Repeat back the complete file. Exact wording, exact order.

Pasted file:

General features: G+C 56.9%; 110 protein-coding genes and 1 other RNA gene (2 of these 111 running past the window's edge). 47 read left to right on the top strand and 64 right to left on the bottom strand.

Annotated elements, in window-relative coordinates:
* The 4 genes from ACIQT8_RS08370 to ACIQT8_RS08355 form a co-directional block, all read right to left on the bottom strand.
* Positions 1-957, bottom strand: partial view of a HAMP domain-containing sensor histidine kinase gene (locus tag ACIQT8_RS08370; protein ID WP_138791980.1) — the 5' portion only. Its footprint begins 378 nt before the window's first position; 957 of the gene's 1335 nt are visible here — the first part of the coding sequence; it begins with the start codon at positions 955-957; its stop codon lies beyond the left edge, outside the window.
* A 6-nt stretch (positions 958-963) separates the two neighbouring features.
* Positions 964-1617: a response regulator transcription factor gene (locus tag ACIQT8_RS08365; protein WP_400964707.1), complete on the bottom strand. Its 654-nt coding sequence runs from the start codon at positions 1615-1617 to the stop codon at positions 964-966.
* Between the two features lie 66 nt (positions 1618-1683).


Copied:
General features: G+C 56.9%; 110 protein-coding genes and 1 other RNA gene (2 of these 111 running past the window's edge). 47 read left to right on the top strand and 64 right to left on the bottom strand.

Annotated elements, in window-relative coordinates:
* The 4 genes from ACIQT8_RS08370 to ACIQT8_RS08355 form a co-directional block, all read right to left on the bottom strand.
* Positions 1-957, bottom strand: partial view of a HAMP domain-containing sensor histidine kinase gene (locus tag ACIQT8_RS08370; protein ID WP_138791980.1) — the 5' portion only. Its footprint begins 378 nt before the window's first position; 957 of the gene's 1335 nt are visible here — the first part of the coding sequence; it begins with the start codon at positions 955-957; its stop codon lies beyond the left edge, outside the window.
* A 6-nt stretch (positions 958-963) separates the two neighbouring features.
* Positions 964-1617: a response regulator transcription factor gene (locus tag ACIQT8_RS08365; protein WP_400964707.1), complete on the bottom strand. Its 654-nt coding sequence runs from the start codon at positions 1615-1617 to the stop codon at positions 964-966.
* Between the two features lie 66 nt (positions 1618-1683).